By Michael Malpass
Sen. Franken’s main concern is the potential for stalkers to use mobile apps to locate their prey. The senator said during the Judiciary Committee meeting: "I believe that Americans have the fundamental right to control who can track their location, and whether or not that information can be given to third parties. But right now, companies - some legitimate, some sleazy - are collecting your or your child's location and selling it to ad companies or who knows who else.” Rebekah Moses, Program Manager for the Minnesota Coalition for Battered Women, backs the legislation, saying: "This important legislation brings national awareness to perpetrators' widespread misuse of mobile technology to stalk intimate partners.”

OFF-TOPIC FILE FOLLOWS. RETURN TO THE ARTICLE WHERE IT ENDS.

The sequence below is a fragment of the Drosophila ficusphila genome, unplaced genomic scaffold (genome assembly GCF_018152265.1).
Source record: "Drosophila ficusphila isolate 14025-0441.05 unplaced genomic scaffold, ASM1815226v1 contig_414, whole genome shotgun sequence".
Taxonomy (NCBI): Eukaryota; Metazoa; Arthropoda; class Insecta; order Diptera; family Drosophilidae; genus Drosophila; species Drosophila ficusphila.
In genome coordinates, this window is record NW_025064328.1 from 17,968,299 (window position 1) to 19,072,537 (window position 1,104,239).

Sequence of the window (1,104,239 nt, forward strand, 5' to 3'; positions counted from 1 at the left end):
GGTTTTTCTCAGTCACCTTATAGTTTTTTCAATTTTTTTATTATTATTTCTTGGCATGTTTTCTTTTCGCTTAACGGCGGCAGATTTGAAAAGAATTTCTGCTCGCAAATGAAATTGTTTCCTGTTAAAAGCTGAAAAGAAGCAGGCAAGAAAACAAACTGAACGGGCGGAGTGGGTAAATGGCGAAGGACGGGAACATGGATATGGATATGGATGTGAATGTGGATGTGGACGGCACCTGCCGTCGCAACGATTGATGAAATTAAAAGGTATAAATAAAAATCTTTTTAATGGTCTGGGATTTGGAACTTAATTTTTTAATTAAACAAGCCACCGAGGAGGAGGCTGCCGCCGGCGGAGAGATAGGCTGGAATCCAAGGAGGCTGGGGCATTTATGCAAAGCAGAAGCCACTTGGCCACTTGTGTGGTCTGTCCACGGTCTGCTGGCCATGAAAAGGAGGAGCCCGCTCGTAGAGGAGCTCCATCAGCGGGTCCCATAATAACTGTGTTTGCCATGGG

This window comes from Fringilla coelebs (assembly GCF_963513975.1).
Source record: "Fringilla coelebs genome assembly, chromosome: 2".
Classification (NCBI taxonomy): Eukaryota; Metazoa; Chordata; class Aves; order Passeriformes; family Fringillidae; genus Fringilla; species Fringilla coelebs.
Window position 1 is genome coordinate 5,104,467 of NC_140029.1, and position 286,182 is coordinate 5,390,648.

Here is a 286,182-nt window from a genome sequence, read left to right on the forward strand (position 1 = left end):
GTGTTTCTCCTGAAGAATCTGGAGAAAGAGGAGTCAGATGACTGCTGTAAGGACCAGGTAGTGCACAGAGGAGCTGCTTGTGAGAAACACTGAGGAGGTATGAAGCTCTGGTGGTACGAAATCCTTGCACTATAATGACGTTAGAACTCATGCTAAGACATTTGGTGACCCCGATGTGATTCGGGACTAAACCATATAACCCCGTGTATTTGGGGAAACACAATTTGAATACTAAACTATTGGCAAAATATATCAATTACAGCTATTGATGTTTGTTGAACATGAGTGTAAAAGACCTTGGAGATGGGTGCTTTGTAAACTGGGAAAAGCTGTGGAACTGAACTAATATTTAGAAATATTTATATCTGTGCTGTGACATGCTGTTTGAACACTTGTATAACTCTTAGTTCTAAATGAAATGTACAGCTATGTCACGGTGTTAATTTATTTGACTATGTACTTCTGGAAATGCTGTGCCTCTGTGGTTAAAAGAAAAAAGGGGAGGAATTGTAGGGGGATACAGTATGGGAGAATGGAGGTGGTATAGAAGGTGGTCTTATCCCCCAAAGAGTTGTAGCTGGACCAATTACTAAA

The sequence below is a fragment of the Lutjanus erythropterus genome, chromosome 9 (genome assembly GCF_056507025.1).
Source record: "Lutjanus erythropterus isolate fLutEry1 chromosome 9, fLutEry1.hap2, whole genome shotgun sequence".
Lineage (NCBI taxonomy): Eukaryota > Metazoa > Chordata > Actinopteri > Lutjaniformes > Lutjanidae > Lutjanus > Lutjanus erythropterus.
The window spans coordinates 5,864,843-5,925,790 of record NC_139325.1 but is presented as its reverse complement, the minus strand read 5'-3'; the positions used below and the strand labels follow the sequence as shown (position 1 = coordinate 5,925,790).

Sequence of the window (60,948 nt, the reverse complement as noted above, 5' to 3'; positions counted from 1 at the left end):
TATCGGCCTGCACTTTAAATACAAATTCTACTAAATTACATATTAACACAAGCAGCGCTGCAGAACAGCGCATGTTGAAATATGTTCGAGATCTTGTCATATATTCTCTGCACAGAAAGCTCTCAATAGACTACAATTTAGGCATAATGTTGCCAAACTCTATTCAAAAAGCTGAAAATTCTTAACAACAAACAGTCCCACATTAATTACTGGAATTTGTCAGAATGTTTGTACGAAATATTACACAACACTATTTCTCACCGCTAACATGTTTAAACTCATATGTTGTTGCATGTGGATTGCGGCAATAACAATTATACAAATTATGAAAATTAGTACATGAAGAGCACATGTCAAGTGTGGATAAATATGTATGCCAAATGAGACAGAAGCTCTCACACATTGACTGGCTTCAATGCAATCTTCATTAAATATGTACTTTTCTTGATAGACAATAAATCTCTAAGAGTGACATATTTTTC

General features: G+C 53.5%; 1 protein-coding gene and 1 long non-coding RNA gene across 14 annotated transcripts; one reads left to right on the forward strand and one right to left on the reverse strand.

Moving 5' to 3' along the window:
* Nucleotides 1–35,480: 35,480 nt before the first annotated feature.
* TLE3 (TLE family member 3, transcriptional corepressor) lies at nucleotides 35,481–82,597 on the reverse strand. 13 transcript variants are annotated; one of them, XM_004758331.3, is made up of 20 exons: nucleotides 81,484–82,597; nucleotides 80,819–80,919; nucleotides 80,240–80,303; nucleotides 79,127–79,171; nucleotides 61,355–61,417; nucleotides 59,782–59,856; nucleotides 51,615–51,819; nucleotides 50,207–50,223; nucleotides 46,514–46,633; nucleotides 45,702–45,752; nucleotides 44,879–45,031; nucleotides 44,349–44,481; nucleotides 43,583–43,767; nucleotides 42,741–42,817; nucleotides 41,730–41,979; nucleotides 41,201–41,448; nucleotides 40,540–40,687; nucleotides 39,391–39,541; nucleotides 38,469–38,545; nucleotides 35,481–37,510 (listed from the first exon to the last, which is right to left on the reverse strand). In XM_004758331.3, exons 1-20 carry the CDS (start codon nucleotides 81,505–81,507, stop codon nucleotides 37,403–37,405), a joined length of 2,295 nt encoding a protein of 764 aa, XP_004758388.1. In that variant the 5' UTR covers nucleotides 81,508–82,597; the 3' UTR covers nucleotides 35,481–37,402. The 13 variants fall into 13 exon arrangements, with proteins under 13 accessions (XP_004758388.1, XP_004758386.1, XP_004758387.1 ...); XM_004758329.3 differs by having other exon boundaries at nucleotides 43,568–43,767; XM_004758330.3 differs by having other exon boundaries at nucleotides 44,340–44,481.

Despite widespread support for the bill from anti-domestic violence and consumer advocacy groups, including the National Center for Victims of Crime and the National Association of Consumer Advocates, those in the technology sector complain that the new legislation would force innovative and responsible mobile apps into impractical legal contortions, ultimately harming the user experience. Chuck Grassley of Iowa, the top Republican on the Judiciary Committee and advocate for businesses, feared that if users were constantly confronted with consent notices, they might stop using the apps. According to AdAge, Sen. Grassley said this could "do serious damage to the tech sector." Since mobile advertising also relies heavily on locating mobile app users, Sen. Grassley said that app makers might find it difficult to support their businesses through advertising and instead switch to fee-based models.